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Showing 6 results for Roadway

Behbahani H., Mohammad Elahi S.,
Volume 1, Issue 1 (9-2003)
Abstract

This Paper is the result of a research project on a pavement management system that was performed by the Transportation Division of Iran University of Science and Technology. Information used in the project was gathered from 20 zones of the Tehran Municipality. Any maintenance and repair system for roads has a number of general and coordinated activities in conjunction with programming, designing, construction, Maintenance, Evaluation, and research on road pavement. Prediction of pavement condition is one of the most important parts of, such system. Prediction models have their application at the network level as well as project level activities. At the network level it is used in predicting the condition for budget programming. While in project level it is used in economical analysis. Many factors have been used in determination of pavement condition. These factors are the design life of the pavement, loading, climatic condition, and the type of road. To be able to plan for future improvements we need to predict the future condition of the pavement. In this paper, factors affecting the prediction of pavement condition are discussed. A model is developed exclusively for Tehran based on the distress data collected.
H. Behbahani, S.m. Elahi,
Volume 4, Issue 1 (3-2006)
Abstract

To properly plan for construction, repair, maintenance, and reconstruction of highways the minimum acceptable roadway condition is needed information. This, along with other pavement management tools, will help select the most desirable roadway alternatives. In this research the minimum acceptable conditions are developed based on an opinion survey of non-technical but high-level decision makers. Roadway roughness, expressed as international roughness index (IRI), is used as the measurement criteria. Because IRI is a widely known, acceptable, and a uniformly measurable index, it is used for the purpose of this research. The minimum IRI values developed here will help managers, planners, and engineers in prioritizing their plans and projects. Iran has a central planning system, hence having a minimum acceptable IRI will help in producing homogeneity in decision making. A questionnaire is sent to top level and influential managementlevel officials who have a decisive input in highway matters. The officials are asked to choose the minimum acceptable service level of different types of roadways and classifications. Naturally, roadways with higher levels of importance would require higher service levels. The answers to the survey questionnaires are investigated to determine a preferred minimum acceptable roadway condition. The IRI is computed using a mechanical device enabling a more uniform data collection. The IRI was first proposed by The World Bank as a standard roughness statistic. Extensive research has proven that the IRI can be related to pavement condition. The result of the opinion survey is investigated to determine the minimum levels acceptable for each category. The responses show distinct preference patterns for most of the roadway types. Survey results are investigated by plotting and analyzing them. Based on road user’s perception of roadway condition using guidelines from AASHTO, the Corp of Engineers, and related research work. The appropriate IRI limits and ranges are determined for Iran’s highways. These values are adjusted to obtain final values for Iran. The result, shown in a table, gives upper and lower IRI values accepted and recommended for Iran’s highways. The result of this research work is specifically useful in developing specifications for new pavement design, accepting new pavement from contractors, pavement management, highway planning, and in roadway life cycle cost analysis decision making. The results are subject to refinement over time.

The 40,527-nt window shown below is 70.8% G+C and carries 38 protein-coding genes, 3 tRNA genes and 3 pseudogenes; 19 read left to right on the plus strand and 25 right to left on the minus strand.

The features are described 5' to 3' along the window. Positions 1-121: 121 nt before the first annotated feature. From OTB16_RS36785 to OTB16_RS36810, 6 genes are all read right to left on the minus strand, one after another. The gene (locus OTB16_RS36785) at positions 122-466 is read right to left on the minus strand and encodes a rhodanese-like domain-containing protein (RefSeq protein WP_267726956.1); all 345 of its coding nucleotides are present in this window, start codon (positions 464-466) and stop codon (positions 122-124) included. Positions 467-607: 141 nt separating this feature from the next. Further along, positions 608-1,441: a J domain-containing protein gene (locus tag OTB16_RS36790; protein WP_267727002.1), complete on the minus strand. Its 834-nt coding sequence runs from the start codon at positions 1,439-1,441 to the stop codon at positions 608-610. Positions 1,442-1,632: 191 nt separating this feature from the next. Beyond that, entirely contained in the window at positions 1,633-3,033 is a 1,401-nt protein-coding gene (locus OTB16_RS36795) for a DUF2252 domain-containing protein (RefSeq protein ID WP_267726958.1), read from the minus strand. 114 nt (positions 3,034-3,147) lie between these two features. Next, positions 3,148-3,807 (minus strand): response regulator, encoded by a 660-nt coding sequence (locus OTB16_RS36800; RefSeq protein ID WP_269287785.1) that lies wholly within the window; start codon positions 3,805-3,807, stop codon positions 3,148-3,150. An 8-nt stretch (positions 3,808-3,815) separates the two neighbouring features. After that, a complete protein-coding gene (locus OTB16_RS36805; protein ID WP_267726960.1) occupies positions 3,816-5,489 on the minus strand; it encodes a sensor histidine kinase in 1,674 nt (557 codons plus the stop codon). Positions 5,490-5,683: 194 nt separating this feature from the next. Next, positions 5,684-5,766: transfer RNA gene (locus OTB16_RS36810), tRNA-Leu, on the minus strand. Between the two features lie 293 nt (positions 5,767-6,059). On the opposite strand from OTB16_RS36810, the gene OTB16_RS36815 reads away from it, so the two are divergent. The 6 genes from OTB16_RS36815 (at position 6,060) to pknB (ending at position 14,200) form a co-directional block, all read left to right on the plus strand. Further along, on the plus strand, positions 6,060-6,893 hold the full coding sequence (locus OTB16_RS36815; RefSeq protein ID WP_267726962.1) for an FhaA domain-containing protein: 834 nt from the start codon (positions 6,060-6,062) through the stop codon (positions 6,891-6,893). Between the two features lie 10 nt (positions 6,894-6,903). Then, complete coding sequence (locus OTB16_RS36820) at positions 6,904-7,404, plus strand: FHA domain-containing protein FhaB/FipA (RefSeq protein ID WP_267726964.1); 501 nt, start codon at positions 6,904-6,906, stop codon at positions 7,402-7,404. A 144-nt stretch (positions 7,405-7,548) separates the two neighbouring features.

Malik Shoeb Ahmad, S. Salahuddin Shah,
Volume 8, Issue 4 (12-2010)
Abstract

 Roadways have a high potential for utilization of large volume of the fly ash stabilized mixes. In this study, an attempt has been made to investigate the use of Class F fly ash mixed with lime precipitated electroplating waste sludge–cement as a base material in highways. A series of tests were performed on specimens prepared with fly ash, cement and lime precipitated waste sludge. California bearing ratio (CBR) tests were conducted for 70%-55%fly ash, 8%cement, and 30%-45%waste sludge combinations. Results show that the load bearing strength of the mix is highly dependent on the waste sludge content, cement as well as curing period. The CBR value of fly ash mixed with electroplating waste sludge and cement has been increased to manifold and results the reduction in the construction cost of the pavement. The study also encourages the use of two potentially hazardous wastes for mass scale utilization without causing danger to the environment, vegetation, human and animal lives.